I agree with you. Of course I have never been rich enough to hire someone to do housework for me, but I would be embarrassed to do so. Maybe I'm just weird, but I think everyone should clean up after themselves. The nanny thing is especially creepy, like hiring someone to be your child's mom. My friends who have worked as nannies felt really conflicted because they bonded with the child and so feel guilty if they have to move on to a new job. Especially because the parents were often not the most caring of people.

Cynthia said...

Interesting post. It just goes to show that when it comes to the perpetuation of racism/superiority, white men and women are equally guilty.

Unknown said...

i am a 47 year old white woman who worked many years as a domestic, nanny, housekeeper, and waiter and barkeeper. with these jobs i put myself through nursing school and am now a registered nurse. although i am now paid better and have more benefits, i can't say the work i do now is less demeaning than my former occupations, just better compensated. i don't see anything wrong with any type of work. it's the inequity of whom is being cleaned after that is the problem. in an equitable world, those unable to take care of themselves would have others to help. providing caregivers to the disabled and aged, and paying those caregivers a living wage would restore a work ethic. also, punishing those who hire undocumented workers to illegally profit from the fruits of their undercompensated efforts would stop the degradation. i think it is important to see service to others as a noble thing and not something to look down on.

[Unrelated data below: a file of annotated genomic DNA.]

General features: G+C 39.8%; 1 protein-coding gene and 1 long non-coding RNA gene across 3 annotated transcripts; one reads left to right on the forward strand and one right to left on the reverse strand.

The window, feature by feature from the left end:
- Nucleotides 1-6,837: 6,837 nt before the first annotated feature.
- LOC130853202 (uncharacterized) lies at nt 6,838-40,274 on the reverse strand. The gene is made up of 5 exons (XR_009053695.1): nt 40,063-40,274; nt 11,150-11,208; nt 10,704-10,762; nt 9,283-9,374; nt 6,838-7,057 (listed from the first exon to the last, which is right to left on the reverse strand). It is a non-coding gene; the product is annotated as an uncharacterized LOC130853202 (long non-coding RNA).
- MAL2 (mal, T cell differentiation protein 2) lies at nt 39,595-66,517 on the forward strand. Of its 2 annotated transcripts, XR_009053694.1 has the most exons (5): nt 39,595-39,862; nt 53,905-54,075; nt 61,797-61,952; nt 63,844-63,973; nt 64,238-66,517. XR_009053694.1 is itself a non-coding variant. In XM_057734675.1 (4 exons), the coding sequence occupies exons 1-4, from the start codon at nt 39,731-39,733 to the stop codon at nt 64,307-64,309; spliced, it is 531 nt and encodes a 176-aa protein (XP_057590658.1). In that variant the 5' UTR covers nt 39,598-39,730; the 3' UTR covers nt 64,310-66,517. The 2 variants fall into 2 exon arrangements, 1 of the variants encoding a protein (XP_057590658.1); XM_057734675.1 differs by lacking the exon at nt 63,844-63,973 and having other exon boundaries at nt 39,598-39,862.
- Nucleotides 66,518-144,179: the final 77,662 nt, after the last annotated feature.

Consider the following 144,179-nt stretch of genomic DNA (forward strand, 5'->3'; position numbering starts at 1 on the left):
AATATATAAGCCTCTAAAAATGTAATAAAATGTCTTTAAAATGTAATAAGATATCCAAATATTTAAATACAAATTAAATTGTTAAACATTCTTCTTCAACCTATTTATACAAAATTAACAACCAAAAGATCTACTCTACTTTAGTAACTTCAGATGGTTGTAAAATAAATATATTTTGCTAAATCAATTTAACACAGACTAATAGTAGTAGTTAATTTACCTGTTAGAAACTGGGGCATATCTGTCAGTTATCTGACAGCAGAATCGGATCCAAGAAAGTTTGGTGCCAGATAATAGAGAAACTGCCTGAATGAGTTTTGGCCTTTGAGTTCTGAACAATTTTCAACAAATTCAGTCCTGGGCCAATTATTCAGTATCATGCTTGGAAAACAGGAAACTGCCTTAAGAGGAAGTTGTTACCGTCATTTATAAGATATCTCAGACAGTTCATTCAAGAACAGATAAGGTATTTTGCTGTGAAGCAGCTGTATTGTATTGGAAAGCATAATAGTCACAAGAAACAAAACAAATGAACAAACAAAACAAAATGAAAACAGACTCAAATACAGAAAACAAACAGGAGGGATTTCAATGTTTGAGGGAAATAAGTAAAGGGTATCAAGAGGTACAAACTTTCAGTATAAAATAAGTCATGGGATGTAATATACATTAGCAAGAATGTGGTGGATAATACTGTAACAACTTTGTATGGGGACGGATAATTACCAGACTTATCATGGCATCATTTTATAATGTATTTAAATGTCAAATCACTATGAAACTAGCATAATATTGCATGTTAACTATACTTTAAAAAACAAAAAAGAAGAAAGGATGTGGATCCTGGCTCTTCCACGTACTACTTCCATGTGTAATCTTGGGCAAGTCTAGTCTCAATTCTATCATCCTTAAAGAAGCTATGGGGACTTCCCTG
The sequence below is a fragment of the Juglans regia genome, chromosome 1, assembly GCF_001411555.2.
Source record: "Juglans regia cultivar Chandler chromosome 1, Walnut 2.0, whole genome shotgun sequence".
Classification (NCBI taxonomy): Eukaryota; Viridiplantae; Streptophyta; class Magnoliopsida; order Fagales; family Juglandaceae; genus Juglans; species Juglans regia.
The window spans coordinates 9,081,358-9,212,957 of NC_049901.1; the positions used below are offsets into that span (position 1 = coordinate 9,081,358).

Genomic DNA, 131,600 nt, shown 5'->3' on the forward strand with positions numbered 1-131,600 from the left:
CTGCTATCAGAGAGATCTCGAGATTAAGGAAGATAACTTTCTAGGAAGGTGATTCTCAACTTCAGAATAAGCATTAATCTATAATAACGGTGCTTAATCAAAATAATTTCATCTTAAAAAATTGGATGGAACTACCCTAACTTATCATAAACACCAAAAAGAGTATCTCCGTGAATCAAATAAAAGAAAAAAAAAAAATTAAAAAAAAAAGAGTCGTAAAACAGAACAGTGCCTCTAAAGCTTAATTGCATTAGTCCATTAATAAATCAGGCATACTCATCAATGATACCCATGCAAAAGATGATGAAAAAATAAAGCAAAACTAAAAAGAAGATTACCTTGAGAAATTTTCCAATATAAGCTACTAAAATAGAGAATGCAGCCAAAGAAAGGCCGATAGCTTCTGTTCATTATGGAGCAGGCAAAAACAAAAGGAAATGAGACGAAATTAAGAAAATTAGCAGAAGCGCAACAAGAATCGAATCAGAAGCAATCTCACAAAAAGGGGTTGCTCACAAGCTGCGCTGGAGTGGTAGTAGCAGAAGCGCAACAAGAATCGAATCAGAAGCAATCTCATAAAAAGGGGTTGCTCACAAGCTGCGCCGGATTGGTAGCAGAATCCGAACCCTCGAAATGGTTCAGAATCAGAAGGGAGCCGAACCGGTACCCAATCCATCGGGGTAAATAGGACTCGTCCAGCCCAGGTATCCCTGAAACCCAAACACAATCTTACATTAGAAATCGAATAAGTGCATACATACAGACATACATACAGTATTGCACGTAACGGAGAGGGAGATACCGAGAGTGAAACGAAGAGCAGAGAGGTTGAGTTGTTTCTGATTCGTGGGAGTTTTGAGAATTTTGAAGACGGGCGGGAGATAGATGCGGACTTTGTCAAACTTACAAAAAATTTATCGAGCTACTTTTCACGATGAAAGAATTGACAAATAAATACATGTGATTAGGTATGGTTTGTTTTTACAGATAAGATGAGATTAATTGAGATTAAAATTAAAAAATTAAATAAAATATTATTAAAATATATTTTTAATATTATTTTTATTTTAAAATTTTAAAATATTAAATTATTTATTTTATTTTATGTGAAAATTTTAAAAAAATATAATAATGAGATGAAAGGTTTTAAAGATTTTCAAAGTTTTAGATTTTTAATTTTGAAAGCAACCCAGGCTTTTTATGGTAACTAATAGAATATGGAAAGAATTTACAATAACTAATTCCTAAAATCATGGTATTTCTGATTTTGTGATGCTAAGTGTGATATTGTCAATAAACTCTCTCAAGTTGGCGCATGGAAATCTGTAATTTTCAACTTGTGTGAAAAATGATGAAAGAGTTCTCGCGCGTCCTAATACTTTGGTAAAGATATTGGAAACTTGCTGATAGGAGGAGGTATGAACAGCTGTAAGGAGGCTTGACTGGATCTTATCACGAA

Zan said...

Two things -- one, I tag you for a meme. The instructions are on my blog.